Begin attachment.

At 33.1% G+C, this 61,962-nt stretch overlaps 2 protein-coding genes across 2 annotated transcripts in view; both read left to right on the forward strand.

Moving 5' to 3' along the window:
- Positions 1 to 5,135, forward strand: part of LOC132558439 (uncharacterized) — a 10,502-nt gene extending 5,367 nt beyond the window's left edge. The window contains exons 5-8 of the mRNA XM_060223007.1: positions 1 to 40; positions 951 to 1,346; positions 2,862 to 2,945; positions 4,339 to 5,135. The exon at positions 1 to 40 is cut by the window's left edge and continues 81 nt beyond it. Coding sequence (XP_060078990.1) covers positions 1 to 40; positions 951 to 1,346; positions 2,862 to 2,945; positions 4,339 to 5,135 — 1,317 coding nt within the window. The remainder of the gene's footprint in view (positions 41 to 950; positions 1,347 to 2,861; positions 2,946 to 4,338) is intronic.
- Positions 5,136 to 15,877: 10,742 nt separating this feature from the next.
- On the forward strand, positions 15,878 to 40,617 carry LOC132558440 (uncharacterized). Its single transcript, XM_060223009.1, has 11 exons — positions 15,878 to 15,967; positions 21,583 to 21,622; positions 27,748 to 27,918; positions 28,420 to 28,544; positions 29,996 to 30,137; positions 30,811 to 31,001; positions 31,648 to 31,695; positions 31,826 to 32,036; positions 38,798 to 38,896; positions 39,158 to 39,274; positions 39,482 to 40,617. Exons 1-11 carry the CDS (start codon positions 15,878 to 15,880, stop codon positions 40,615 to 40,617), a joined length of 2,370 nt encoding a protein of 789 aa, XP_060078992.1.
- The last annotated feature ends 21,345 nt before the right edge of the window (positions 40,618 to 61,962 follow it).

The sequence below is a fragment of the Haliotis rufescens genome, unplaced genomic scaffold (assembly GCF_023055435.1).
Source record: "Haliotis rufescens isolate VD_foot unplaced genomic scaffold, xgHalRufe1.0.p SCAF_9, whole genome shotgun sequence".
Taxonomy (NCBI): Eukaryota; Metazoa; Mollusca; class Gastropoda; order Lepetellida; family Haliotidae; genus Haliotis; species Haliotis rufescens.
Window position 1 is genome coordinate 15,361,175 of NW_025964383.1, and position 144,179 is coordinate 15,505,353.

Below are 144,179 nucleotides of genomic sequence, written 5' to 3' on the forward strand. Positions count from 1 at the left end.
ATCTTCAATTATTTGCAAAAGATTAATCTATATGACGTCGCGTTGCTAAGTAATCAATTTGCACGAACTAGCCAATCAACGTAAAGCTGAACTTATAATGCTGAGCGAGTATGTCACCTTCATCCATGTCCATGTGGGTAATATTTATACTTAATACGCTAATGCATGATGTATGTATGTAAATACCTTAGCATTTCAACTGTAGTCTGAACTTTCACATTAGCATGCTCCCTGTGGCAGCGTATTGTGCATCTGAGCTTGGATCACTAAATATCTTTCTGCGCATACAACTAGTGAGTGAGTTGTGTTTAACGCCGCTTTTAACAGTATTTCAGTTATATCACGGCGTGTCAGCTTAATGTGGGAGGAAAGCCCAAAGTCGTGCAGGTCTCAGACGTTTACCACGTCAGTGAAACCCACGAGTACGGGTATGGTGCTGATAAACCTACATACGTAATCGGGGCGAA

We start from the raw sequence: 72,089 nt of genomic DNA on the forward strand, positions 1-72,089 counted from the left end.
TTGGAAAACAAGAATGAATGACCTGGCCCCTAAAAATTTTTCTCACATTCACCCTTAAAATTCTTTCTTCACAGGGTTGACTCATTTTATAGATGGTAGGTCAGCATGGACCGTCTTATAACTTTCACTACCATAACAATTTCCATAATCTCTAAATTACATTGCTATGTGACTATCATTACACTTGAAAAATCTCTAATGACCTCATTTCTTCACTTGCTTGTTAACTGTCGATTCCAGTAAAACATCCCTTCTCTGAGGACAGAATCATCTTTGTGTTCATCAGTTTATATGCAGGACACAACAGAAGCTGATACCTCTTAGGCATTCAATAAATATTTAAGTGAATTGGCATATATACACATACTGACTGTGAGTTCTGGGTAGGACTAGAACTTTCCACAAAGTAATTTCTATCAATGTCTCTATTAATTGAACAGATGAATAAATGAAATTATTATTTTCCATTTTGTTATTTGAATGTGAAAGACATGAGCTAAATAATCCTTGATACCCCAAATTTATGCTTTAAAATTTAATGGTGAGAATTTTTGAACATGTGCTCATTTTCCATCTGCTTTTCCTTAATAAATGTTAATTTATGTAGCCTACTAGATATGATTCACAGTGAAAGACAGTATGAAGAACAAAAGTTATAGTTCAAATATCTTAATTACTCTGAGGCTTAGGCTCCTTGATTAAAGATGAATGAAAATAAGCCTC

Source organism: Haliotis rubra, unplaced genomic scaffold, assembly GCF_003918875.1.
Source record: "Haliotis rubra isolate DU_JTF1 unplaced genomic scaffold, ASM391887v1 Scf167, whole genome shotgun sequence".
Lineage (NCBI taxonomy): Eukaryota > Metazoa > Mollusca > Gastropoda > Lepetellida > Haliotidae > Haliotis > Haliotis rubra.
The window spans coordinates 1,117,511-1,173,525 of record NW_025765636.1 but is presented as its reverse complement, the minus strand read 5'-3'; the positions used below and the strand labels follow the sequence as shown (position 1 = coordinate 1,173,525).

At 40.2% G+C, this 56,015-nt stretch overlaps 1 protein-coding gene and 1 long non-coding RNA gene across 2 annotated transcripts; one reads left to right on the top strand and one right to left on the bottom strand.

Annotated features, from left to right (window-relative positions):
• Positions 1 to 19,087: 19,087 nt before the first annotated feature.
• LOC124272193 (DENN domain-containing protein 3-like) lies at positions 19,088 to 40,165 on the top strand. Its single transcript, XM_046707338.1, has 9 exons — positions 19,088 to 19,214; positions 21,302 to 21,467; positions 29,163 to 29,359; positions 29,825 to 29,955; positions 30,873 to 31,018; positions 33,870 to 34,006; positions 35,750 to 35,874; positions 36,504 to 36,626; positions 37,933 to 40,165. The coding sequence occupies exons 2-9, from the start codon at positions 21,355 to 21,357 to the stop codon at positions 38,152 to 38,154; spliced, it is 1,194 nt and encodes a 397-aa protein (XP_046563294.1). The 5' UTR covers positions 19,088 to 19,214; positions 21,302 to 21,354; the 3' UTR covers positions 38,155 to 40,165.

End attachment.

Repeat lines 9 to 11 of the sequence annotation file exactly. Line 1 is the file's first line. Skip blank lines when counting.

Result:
Taxonomy (NCBI): Eukaryota; Metazoa; Mollusca; class Gastropoda; order Lepetellida; family Haliotidae; genus Haliotis; species Haliotis rufescens.
Window position 1 is genome coordinate 15,361,175 of NW_025964383.1, and position 144,179 is coordinate 15,505,353.

Below are 144,179 nucleotides of genomic sequence, written 5' to 3' on the forward strand. Positions count from 1 at the left end.